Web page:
In several ICU subgroups, a J-shaped association between BMI and mortality was shown [20]. Other studies also show a beneficial effect of a moderately elevated BMI in several patient groups, including the critically ill [21, 22, 23, 24, 25, 26]. It is very plausible that the increased mortality of patients with a low BMI results from the adverse effects of sarcopenia, as we found the highest mortality risk in patients in the lowest UCE quintile after adjustment for BMI (Table ST6).

In patients without AKI, a decreased serum creatinine also is a reflection of muscle wasting [27] and two large studies showed that low baseline serum creatinine is an independent risk factor for mortality [27, 28]. Changes in serum creatinine, i.e. in AKI patients, seem only to be associated with short-term mortality [29]. Prognostic ICU-models often incorporate serum creatinine as a measure of renal function [11, 30]. Although the APACHE-IV score also considers a lowered serum creatinine level (< 53 µmol L−1 or < 0.6 mg dL−1) a mortality risk [11], no prognostic ICU-scoring system utilizes UCE as an outcome predictor. Both serum creatinine and UCE are influenced by renal insufficiency, but in steady-state conditions, urinary excretion will equal creatinine production, irrespective of the serum creatinine concentration. UCE will, therefore, better reflect muscle mass than serum creatinine, especially in patients with renal insufficiency. UCE determined early after ICU-admission might, therefore, improve prognostic ICU models and could be a significant contribution to the evolution of prognostic scores.

In our study we focused on UCE within 3 days of ICU admission and we did not focus on subsequent changes during ICU admission. In a recent study a decrease in UCE was seen after 7 and 14 days of ICU treatment, reflecting the gradual loss of muscle during ICU stay [31]. It seems plausible that a progressive decrease in UCE would further predict poor outcome, but this has to be assessed in future studies.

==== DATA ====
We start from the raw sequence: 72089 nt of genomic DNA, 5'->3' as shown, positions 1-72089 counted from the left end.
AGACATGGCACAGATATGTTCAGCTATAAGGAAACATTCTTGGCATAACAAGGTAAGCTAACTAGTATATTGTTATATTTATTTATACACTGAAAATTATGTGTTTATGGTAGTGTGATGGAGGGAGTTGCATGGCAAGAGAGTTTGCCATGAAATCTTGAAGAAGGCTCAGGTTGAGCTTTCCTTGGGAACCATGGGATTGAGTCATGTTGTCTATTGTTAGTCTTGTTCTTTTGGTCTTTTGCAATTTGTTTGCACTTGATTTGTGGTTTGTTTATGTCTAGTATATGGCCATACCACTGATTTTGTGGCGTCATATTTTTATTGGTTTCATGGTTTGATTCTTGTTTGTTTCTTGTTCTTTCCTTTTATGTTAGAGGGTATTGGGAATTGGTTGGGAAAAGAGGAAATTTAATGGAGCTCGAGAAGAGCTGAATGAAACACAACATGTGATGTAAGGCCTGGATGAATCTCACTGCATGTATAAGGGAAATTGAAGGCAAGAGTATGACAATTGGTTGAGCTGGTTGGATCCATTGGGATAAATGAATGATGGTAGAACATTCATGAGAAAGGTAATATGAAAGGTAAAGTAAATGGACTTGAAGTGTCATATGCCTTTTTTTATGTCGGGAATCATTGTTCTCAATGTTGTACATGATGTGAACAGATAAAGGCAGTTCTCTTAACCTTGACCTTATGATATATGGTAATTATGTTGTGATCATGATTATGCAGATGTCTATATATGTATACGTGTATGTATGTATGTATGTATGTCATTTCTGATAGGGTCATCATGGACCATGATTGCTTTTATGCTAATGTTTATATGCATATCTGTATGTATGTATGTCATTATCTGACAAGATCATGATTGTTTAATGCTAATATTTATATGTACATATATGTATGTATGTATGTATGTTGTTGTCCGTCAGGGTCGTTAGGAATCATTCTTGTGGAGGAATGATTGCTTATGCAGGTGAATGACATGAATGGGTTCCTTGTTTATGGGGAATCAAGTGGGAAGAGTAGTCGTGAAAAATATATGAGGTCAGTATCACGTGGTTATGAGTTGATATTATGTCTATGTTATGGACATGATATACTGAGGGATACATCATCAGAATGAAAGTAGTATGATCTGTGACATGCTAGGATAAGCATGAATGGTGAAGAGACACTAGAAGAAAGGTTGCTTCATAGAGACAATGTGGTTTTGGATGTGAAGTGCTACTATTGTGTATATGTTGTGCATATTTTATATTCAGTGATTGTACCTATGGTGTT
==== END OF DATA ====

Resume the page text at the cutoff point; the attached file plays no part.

Although UCE presents a non-invasive and inexpensive method in ICU-patients, other methods of muscle mass estimation have been well researched in several patient populations; most are poorly suited for ICU patients [32, 33, 34, 35, 36, 37]. In the critically ill patient, anthropometric measurements such as body weight, BMI, waist circumference or mid-arm or mid-thigh muscle area are often complicated by the presence of dehydration, ascites or edema. More advanced techniques such as computed tomography, magnetic resonance imaging or dual-energy X-ray absorptiometry are both expensive and impractical for routine use in the ICU [5]. Bioelectrical impedance analysis is a simple and non-invasive method that is widely used to obtain estimates of body composition [38], but its accuracy in detecting loss of muscle mass in ICU patients is questionable because its measurement requires fluid homeostasis [39]. Repeated ultrasonography for the detection of muscle wasting shows promising results in a few relatively small studies [33, 34, 35], but muscle dimensions are also influenced by generalized edema. In this regard, it would be interesting to compare UCE with both bioelectrical impedance and ultrasonography in a larger study population, while taking the fluid balance into account.